She’s a fine lady

ubeauty 2

Beauty lies in the eyes of the beholder. But does it? I wonder who came up with that well-worn, but much loved aphorism. Sometimes, I wonder whether the females apostles of that saying use it as balm to soothe an aching and lovelorn heart, assuring it that a shining Prince Charming is just down the corner.
Well, it’s time to wake up and smell the coffee.
If there’s anything I learnt from the MGBN (Most Beautiful Girl in Nigeria) pageant, it’s that beauty has a definition. It may be an unwritten definition but it is a definition nonetheless. All those MBGN contestants are delightful to look at; real eye candy, I wonder how those judges make the final decision. You’ve barely begun to savor the pristine beauty of Miss Lagos when the drop-dead gorgeous Miss Anambra sashays down the walkway. Society is adept at speaking from both sides of the mouth. It belts out fancy rhetoric, “Every woman is beautiful”, “You’re beautiful the way you are”, ” If Agbani Darego can do it, you can”, blah, blah, blah. Yet, we know that there is no way a fat chick will contest, talk less of win, MBGN. They-who-must-not-be-named will tell you, with unspoken word, that the line between ‘curvy and voluptuous’ and ‘fat and shapeless’ is very thin, even blurred.
The typical ‘beautiful girl’ is slender like a lily, her smile is so beautiful. We love to hear her laugh. She is so easy to look at, a sight for sore eyes. People love being with her. She is a work of art. Maybe, her farts don’t even stink. Who knows whether they have a fruity fragrant odor? Lol
Deep down in their closets, most girls know this. They want to be beautiful but can’t see it. They pose like models and dress up real cute but, in this instance, clothes don’t make the man(or woman). Lipstick, eyeliner, mascara and Brazilian hair are recruited in large numbers but when our plain Jane looks in the mirror, she still doesn’t like what she sees. Some bump it up a notch with cosmetic surgery and . . .nope . . . they still hate themselves. A few can live with it, knowing a happy life doesn’t depend (totally) on looks. Others just can’t.

On bleaching, it’s realistic to say that society factors fair women as beautiful. Lupita Nyong’o and Alek Wek are beacons of black beauty, but they are privileged exceptions. Dencia and Whitenicious will continue to spread because there will always be a demand, however subconscious, for light-skinned women. Imagine what it would look like if the next MBGN was black as night!
There is this concept that has been peddled around for quite a while. It is called ‘inner beauty ‘. Methinks it came with the ‘ religionisation ‘ of mankind, but that is a topic for another day. Suffice it to say that the current MBGN pageant is for the beauty you can see. Whether Ben Murray Bruce and his elite band of silvery merry men decide to organize a pageant for ‘ inner beauty ‘ is out of my league.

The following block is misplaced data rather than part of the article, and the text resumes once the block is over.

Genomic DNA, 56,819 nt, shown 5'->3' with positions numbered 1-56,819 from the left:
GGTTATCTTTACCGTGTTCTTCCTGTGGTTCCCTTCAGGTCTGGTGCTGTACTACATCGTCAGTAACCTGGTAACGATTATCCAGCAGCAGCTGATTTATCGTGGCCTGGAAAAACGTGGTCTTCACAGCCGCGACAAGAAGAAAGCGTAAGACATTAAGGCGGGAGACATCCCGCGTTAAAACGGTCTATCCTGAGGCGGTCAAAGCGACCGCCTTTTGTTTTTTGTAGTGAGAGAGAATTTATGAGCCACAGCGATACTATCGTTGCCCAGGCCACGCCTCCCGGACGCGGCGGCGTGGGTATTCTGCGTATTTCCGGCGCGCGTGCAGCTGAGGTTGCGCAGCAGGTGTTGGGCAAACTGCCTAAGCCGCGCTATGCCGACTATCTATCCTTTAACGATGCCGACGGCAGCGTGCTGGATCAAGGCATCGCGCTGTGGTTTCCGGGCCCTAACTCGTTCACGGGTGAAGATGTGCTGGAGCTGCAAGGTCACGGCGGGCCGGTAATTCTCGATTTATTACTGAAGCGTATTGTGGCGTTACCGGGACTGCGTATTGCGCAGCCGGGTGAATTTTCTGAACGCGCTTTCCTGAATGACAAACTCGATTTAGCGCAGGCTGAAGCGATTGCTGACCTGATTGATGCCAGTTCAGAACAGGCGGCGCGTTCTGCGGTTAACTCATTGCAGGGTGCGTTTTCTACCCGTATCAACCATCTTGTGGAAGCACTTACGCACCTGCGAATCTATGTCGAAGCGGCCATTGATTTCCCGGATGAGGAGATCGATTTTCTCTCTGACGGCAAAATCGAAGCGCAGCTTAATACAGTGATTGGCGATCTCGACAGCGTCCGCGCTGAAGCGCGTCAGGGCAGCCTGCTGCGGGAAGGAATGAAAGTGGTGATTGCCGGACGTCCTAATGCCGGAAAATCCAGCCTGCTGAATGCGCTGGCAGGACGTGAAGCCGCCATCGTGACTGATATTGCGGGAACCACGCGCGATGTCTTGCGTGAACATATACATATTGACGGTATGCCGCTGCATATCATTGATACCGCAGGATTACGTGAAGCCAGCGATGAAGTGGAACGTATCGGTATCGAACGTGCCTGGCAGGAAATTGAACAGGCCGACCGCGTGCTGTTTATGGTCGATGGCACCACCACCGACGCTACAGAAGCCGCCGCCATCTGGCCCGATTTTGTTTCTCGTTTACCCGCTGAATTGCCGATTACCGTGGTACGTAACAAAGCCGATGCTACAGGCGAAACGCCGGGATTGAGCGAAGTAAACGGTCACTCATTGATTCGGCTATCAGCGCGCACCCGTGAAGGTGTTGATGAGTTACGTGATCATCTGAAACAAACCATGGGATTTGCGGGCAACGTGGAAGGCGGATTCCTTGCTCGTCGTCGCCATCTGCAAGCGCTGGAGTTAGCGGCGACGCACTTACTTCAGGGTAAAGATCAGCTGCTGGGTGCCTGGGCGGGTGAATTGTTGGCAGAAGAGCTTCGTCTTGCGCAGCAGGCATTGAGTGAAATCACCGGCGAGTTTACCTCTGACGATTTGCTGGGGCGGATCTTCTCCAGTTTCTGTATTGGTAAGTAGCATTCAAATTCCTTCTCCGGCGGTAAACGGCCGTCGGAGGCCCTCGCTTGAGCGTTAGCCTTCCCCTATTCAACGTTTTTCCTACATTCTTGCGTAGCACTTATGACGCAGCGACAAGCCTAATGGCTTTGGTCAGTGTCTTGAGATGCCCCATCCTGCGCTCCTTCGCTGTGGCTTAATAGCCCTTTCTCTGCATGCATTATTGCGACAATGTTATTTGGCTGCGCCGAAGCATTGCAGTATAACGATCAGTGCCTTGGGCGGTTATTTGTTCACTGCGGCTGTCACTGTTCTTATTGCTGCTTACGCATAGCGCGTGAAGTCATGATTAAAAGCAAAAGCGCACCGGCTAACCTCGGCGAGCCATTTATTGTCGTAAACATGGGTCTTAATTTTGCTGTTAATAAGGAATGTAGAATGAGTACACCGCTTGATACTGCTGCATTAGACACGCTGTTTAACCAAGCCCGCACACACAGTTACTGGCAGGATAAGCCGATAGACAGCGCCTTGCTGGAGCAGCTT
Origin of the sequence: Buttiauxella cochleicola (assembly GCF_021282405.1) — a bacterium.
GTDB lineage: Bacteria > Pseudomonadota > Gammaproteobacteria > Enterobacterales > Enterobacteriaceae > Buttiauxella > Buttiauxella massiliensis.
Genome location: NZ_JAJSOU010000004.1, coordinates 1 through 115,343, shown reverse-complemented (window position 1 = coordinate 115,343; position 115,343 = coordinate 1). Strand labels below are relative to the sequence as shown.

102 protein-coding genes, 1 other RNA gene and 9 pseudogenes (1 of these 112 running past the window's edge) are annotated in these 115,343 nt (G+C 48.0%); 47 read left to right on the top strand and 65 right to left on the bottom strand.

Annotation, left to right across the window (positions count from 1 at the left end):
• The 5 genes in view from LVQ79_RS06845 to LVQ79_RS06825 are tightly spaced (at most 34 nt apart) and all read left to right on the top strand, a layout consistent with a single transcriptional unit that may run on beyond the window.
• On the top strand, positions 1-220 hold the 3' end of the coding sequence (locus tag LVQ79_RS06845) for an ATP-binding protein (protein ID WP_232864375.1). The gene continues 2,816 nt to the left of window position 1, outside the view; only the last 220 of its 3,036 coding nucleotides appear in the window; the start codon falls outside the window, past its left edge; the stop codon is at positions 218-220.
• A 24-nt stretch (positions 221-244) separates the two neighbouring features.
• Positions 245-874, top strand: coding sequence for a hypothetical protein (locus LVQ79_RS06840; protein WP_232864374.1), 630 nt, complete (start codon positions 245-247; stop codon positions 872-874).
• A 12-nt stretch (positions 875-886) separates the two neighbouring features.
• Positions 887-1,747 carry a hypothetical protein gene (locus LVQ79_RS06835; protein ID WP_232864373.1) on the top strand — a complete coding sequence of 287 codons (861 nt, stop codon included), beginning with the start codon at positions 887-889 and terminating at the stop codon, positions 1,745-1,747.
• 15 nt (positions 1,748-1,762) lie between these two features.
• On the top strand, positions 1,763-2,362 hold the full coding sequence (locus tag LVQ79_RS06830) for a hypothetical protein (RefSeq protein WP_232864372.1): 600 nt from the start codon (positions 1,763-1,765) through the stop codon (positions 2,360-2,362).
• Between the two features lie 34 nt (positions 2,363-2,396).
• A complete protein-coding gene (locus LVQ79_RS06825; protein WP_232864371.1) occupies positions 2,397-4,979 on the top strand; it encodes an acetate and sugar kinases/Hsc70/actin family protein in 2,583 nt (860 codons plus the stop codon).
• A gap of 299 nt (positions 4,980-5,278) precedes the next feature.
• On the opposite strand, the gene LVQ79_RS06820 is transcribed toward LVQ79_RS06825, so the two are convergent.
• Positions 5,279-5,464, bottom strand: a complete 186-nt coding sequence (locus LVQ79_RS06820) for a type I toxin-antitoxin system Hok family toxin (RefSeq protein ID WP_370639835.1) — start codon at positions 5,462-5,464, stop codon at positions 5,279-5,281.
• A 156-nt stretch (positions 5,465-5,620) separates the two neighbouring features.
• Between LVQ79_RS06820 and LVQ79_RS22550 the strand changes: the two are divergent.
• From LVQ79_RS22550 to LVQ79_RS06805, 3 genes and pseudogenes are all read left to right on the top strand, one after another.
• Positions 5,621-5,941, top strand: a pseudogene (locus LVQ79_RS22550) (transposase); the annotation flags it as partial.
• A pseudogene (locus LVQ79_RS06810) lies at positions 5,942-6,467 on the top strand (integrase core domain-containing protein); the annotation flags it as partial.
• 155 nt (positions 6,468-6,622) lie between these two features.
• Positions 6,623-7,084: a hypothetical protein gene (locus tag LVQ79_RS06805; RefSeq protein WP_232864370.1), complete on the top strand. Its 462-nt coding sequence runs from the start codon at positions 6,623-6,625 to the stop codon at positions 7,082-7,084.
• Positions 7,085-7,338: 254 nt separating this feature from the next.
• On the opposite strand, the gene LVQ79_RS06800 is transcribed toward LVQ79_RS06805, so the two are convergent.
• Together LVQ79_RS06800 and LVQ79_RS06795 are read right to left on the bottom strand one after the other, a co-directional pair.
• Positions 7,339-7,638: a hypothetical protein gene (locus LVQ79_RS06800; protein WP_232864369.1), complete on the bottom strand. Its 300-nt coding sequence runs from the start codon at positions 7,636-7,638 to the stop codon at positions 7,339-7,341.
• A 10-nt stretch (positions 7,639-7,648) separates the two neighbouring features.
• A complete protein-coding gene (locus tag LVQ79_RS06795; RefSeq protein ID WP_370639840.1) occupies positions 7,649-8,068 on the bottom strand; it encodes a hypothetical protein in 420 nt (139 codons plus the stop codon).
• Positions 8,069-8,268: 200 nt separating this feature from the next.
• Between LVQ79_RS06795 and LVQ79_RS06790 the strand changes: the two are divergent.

My question is simple. If I don’t fit into society’s definition of beauty, am I ugly? Sometimes, life abhors gray and comes in black and white. Excelsior!

In the begining

After much time-wasting and dilly-dallying, I finally got around to starting a blog. Hitherto, I had been comfortable reprising the role of the proverbial chef who purchased all the tools of the trade, read a million cookery books, studied other great chefs but could not pluck up the balls to actually step into the kitchen and cook something.
I spent so much time looking at, and even analyzing, the pros and cons of WordPress, BlogSpot and other blogging sites (Yet, my choice of WordPress was, more or less, a gut decision). I read countless articles on sustaining your blog (Its amazing the sheer number of blogs that are centered on starting and sustaining a blog). I met self-acclaimed blogxperts who promised to make my blog an internet wonder of blogtastic and blognificent proportions. They would teach me all the ‘hidden tricks’ and the ‘sure-fire’ ways of good blogging, for a fee, of course.
After endless scouring of the internet, I knew that, at least, I wasn’t the only young Nigerian bitten with the blogging bug. However, other would-be bloggers seemed to be more interested in “How you can make money with blogging: A four-day guide” or “Big Bucks by Blogging”. Am I surprised? No. After all, who wouldn’t want to be a millionaire blogger like good ol’ Linda Ikeji.
I wasn’t sure what I wanted to blog about, but I was sure what I DID NOT want to blog about. Society and Entertainment . . .Yuck! . . . that street is so overcrowded. Technology. . .maybe. . .but how many Nigerians are really interested in being wowed by the itty-bitty features of the Samsung Galaxy S4 or the Blackberry Z10. Local Television or Sports. . .to see a blog in that niche would be refreshing. . . but I can’t remember the last time I caught an episode of Wale Adenuga’s SuperStory. Almost everybody is stuck on Big Bang Theory, Game of Thrones, Spartacus, Nikita etc .Also, young people are too busy killing themselves-literally- over Arsenal and Chelsea, to be bothered with the season fortunes of Kano Pillars or Warri Wolves.
In the end, I just decided to go for it. After all, it is better to have loved and lost than to have not loved at all. I elected to blog about the kind of things I would love to read on the internet. Personal intellectual property. Something you couldn’t get anywhere else on the Google-wide internet. For Me By Me.
So, one evening, I picked up my phone and registered my blog. A new blog was born. UnfriedGarri?! The peculiar circumstance that led to that name is between me and the chubby Igbo lady who fries akara in front of my house on Saturday mornings. Excelsior!